Primary and Secondary Education in Taiwan
Find out about the school system in Taiwan, from pre-primary to secondary education...
The education system in Taiwan is made of up to 14 years of schooling:
- Two years of pre-school education
- Six years of elementary (primary) school; grades one to six
- Three years of junior high school; grades seven to nine
- Three years of senior high school, or vocational education; grades ten to twelve
Beyond this, students can spend from four to seven years studying at a college or university. They can then continue for up to four years doing a master’s degree and a further two to seven years to achieve a doctorate.
Currently it is compulsory for all children to attend school for nine years: six years of elementary school education and three years in junior high school. Taiwan’s Ministry of Education is preparing to enforce 12 years of compulsory education in 2014. This will be made up of the current nine years and a further three years of senior high or vocational education. Both senior high school and vocational education provide three years of study; vocational courses are provided in subjects such as industry, commerce, agriculture, home economics, nursing and midwifery, marine studies and the arts.
Pre-school education for children between the ages of two and six is not compulsory in Taiwan, but the majority of parents choose to have their children attend a kindergarten. Once a child reaches the age of six they are required to begin school. During the first two years, grades one and two, children attend school for half days. After six years of primary school education children leave with an elementary school diploma. There is no test to enter junior high school. Three years of junior high school earns a child their junior high school diploma and signals the end of compulsory education.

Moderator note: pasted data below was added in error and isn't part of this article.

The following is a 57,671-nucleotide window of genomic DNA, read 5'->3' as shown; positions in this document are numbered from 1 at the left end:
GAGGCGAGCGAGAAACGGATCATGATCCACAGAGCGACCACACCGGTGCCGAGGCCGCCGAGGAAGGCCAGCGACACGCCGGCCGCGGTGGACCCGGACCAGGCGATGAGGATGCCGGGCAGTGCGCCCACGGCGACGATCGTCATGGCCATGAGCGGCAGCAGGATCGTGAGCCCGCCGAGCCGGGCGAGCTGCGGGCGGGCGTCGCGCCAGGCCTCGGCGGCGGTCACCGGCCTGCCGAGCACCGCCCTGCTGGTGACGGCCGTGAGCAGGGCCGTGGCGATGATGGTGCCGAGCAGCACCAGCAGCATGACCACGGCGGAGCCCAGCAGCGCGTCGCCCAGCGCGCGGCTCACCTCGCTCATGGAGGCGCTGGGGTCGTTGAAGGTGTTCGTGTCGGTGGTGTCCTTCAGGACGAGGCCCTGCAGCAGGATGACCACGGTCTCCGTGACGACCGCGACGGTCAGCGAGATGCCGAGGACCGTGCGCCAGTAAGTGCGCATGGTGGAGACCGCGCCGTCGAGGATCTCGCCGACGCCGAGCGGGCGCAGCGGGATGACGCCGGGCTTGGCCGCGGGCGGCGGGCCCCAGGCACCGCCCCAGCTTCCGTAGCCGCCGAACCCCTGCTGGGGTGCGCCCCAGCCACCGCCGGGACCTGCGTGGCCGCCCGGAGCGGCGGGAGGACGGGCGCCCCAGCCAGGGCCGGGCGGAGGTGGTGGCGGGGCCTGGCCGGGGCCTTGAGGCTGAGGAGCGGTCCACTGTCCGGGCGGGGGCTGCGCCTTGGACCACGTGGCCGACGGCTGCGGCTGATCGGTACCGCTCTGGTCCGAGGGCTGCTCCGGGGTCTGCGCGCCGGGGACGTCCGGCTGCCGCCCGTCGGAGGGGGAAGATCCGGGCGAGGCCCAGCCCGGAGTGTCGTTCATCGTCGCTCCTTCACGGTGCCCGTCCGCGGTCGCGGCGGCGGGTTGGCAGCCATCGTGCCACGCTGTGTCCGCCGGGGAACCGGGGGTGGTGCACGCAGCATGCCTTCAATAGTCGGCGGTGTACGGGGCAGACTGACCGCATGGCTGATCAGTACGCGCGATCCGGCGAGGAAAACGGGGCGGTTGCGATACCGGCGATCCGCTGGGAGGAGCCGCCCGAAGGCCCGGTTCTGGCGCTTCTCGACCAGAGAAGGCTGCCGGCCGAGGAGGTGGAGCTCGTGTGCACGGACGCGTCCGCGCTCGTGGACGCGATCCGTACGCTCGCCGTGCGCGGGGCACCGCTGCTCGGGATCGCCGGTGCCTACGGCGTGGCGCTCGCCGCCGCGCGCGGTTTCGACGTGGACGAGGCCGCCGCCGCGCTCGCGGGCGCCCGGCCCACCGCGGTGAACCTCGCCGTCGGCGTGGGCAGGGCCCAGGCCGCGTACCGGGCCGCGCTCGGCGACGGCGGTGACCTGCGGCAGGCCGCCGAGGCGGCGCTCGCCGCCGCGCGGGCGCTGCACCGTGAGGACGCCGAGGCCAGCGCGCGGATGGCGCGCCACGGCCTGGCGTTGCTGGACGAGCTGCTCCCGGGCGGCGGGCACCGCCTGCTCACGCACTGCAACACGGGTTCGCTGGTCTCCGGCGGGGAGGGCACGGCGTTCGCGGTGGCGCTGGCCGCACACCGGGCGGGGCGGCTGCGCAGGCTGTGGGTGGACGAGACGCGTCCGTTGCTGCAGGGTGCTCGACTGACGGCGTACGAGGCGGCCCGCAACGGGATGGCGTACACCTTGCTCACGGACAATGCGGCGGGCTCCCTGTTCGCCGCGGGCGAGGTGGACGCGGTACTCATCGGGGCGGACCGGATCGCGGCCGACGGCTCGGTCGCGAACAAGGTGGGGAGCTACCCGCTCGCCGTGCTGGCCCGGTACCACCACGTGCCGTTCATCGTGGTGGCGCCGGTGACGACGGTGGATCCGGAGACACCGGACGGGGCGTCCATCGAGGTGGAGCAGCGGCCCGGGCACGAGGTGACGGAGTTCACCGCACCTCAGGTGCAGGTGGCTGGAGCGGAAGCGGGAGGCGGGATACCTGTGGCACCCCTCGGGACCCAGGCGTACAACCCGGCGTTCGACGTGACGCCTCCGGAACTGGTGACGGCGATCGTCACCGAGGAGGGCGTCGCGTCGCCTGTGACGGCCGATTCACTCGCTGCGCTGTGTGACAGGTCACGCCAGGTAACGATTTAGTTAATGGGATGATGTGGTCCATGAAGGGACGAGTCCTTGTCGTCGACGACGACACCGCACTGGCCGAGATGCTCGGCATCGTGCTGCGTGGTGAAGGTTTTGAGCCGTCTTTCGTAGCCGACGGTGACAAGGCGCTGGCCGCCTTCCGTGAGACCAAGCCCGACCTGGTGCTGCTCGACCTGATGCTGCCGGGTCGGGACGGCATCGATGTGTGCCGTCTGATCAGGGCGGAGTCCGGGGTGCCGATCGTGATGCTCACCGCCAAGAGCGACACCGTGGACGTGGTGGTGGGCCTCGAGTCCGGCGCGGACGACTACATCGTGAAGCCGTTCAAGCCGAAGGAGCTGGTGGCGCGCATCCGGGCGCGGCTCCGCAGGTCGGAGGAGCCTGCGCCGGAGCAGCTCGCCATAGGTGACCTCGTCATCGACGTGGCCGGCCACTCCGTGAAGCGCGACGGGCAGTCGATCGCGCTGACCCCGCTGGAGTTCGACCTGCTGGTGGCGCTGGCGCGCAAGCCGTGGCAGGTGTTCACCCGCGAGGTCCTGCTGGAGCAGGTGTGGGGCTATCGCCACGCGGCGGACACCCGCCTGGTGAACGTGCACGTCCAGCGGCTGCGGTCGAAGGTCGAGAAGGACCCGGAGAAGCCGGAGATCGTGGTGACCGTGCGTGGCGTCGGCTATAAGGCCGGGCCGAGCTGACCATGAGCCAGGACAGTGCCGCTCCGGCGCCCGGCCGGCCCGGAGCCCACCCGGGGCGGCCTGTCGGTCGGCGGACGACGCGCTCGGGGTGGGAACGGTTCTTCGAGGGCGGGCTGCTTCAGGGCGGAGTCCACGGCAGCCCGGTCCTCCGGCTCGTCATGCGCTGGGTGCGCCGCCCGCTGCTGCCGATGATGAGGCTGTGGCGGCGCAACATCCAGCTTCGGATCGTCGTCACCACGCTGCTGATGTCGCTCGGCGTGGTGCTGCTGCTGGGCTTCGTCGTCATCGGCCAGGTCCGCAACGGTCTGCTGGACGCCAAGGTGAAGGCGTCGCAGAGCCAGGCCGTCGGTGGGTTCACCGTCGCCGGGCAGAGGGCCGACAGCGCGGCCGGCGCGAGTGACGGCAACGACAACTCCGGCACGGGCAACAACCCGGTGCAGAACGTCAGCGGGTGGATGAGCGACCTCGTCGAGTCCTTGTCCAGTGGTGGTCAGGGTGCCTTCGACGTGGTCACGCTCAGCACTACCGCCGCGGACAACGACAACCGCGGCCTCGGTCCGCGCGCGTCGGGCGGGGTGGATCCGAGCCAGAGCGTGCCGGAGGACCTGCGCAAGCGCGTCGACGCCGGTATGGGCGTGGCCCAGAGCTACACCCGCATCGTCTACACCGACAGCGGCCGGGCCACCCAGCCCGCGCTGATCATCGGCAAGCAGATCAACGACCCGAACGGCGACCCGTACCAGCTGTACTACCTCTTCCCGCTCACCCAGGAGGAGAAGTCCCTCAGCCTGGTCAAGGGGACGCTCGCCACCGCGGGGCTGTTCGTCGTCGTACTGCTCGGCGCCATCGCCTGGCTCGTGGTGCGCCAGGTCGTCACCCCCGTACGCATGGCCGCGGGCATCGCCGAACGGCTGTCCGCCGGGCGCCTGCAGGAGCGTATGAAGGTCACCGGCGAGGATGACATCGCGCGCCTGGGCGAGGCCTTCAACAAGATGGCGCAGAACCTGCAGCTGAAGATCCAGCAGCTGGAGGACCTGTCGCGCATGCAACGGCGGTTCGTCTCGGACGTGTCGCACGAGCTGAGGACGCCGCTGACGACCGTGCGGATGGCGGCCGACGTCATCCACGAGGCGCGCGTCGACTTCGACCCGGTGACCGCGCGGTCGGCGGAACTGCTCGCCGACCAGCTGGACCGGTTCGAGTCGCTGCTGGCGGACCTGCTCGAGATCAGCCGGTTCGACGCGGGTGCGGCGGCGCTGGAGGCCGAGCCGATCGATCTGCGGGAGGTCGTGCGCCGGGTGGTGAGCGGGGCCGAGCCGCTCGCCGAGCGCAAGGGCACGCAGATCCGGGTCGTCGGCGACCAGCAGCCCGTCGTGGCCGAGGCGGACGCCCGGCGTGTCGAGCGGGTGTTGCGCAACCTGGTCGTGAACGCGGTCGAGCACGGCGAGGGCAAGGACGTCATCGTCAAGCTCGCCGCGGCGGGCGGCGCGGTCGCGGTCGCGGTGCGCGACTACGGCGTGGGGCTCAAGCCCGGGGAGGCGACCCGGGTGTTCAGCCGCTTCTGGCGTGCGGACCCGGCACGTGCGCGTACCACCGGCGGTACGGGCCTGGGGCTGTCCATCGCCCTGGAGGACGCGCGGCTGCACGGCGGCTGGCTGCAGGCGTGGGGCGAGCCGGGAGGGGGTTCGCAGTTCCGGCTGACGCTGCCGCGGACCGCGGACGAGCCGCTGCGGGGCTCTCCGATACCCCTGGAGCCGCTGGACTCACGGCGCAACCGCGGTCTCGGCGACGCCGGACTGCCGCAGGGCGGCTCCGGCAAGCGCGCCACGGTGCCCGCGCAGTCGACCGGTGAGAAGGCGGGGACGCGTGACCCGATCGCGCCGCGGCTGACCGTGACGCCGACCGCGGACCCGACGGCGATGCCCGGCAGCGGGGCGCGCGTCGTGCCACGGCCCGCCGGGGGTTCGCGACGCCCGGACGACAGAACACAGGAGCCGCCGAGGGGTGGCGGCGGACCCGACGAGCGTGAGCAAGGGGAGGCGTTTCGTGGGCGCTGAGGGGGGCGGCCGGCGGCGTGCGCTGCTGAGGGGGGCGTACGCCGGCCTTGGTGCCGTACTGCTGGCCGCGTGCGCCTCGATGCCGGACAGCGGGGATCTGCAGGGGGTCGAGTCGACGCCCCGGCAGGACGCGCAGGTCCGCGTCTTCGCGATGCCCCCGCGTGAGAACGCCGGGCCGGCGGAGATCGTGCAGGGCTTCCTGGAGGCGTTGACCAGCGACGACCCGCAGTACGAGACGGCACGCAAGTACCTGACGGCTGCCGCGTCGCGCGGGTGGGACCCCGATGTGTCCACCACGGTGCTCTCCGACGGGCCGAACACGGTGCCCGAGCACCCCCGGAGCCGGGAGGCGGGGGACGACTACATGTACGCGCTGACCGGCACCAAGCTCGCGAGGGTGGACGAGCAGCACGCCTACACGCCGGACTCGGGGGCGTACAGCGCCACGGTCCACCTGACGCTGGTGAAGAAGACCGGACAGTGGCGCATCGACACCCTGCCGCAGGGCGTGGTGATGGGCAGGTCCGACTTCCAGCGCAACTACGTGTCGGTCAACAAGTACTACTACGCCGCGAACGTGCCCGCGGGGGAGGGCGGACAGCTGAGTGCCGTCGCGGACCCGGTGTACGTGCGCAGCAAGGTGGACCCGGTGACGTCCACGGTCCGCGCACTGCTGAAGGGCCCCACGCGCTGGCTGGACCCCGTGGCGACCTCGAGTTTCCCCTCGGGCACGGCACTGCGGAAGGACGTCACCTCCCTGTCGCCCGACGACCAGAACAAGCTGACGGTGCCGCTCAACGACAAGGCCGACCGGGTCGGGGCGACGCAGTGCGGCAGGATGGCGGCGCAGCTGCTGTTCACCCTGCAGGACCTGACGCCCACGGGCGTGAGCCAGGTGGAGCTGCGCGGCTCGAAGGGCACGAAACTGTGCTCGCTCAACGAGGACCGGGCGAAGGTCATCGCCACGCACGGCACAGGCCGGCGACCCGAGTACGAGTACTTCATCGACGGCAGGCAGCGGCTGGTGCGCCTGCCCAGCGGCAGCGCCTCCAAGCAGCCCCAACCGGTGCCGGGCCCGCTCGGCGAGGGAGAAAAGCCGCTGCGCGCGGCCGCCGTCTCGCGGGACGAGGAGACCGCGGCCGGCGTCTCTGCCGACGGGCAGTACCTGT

The Five-Year Junior College System
At the end of junior high school students wanting to follow the technological and vocational path can opt to attend a junior college programme lasting five years. The education offered here is generally considered to be equivalent to three years of high school and two years of college level study. Students graduate with both a high school and a junior college diploma.
Senior high school and the Basic Competency Test
Senior high school education prepares 15 to 18 year olds for the Joint University Entrance Exam (JUEE). Children are also encouraged to participate in a wide range of extra-curricular activities; doing so will help them with university admission. Students are also required to do a military education class where they learn about national defence, military drills, civil defence and basic firearms training. Despite it not being compulsory, 97.6 percent of students attended senior high school in the 2009–10 school year.
Entrance to senior high schools has traditionally been based on a child’s scores in the Basic Competency Test (BCT), which is taken at the end of junior high school. The score achieved determines which senior high school a child is eligible to attend. Separate exams are taken by children wishing to attend a vocational school. There is currently a move to change the entrance procedure to a more varied approach, including recommendations from teachers and a child’s performance throughout junior high school. At the moment the examination remains very important, with many children attending special cramming classes to improve their chances. Many schools offer extra, examination-oriented classes at times outside the standard school day and in the school holidays.
The BCT covers five subjects: Chinese, English, social science, mathematics and natural science. The examination includes a series of multiple-choice questions and each student is awarded an overall mark out of 300.